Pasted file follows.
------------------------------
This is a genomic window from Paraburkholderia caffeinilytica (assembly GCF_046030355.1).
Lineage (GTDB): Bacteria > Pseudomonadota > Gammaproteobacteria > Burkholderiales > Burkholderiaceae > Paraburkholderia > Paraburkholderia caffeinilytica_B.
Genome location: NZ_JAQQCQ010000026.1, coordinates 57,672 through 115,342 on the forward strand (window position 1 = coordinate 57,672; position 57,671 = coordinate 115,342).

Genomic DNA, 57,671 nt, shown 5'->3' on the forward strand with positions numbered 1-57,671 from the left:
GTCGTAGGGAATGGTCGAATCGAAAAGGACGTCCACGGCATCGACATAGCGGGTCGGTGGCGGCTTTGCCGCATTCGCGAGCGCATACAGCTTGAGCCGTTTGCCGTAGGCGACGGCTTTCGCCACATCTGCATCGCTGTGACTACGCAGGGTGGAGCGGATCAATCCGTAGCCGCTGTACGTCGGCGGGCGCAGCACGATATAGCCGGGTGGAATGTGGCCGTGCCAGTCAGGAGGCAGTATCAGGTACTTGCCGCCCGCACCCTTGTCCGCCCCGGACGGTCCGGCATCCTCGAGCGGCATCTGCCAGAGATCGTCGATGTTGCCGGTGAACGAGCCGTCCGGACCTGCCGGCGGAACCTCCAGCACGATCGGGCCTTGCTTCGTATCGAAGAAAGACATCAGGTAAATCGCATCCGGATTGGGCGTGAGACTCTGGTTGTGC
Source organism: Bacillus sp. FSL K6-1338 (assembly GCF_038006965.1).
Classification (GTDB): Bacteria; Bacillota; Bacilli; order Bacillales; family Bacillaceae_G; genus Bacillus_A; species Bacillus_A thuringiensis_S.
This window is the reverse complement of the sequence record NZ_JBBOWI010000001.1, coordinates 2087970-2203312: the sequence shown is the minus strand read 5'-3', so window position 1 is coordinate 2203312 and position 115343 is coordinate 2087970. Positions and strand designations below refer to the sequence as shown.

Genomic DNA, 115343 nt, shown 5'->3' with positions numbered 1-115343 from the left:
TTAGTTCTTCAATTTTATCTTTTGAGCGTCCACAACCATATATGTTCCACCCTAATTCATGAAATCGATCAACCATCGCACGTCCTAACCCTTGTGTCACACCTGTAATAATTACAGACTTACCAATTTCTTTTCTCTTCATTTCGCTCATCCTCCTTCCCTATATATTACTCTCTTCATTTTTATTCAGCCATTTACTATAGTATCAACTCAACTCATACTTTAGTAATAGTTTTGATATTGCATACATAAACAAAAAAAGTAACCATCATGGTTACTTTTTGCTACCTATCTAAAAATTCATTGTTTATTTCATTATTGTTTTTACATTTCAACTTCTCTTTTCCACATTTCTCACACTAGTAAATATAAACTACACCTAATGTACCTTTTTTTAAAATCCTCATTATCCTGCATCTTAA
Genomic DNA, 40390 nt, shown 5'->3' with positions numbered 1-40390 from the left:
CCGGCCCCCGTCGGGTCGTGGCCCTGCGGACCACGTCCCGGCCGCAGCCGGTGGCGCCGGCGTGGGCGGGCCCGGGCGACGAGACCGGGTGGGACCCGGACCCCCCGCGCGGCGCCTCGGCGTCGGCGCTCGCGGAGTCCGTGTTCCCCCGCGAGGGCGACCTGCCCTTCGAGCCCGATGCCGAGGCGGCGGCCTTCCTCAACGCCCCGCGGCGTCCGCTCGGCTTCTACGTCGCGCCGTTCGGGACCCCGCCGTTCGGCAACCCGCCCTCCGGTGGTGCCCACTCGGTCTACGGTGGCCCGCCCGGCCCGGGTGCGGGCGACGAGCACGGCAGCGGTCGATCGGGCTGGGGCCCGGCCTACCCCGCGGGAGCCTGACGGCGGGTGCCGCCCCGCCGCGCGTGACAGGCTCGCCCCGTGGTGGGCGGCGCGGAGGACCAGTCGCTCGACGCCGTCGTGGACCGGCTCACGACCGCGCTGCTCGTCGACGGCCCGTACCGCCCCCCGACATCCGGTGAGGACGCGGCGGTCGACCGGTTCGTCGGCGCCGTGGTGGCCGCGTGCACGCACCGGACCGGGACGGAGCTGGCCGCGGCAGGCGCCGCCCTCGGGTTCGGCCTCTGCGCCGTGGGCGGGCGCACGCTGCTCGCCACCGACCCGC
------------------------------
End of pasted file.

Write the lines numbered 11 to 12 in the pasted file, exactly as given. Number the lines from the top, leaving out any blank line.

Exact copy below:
Genomic DNA, 40390 nt, shown 5'->3' with positions numbered 1-40390 from the left:
CCGGCCCCCGTCGGGTCGTGGCCCTGCGGACCACGTCCCGGCCGCAGCCGGTGGCGCCGGCGTGGGCGGGCCCGGGCGACGAGACCGGGTGGGACCCGGACCCCCCGCGCGGCGCCTCGGCGTCGGCGCTCGCGGAGTCCGTGTTCCCCCGCGAGGGCGACCTGCCCTTCGAGCCCGATGCCGAGGCGGCGGCCTTCCTCAACGCCCCGCGGCGTCCGCTCGGCTTCTACGTCGCGCCGTTCGGGACCCCGCCGTTCGGCAACCCGCCCTCCGGTGGTGCCCACTCGGTCTACGGTGGCCCGCCCGGCCCGGGTGCGGGCGACGAGCACGGCAGCGGTCGATCGGGCTGGGGCCCGGCCTACCCCGCGGGAGCCTGACGGCGGGTGCCGCCCCGCCGCGCGTGACAGGCTCGCCCCGTGGTGGGCGGCGCGGAGGACCAGTCGCTCGACGCCGTCGTGGACCGGCTCACGACCGCGCTGCTCGTCGACGGCCCGTACCGCCCCCCGACATCCGGTGAGGACGCGGCGGTCGACCGGTTCGTCGGCGCCGTGGTGGCCGCGTGCACGCACCGGACCGGGACGGAGCTGGCCGCGGCAGGCGCCGCCCTCGGGTTCGGCCTCTGCGCCGTGGGCGGGCGCACGCTGCTCGCCACCGACCCGC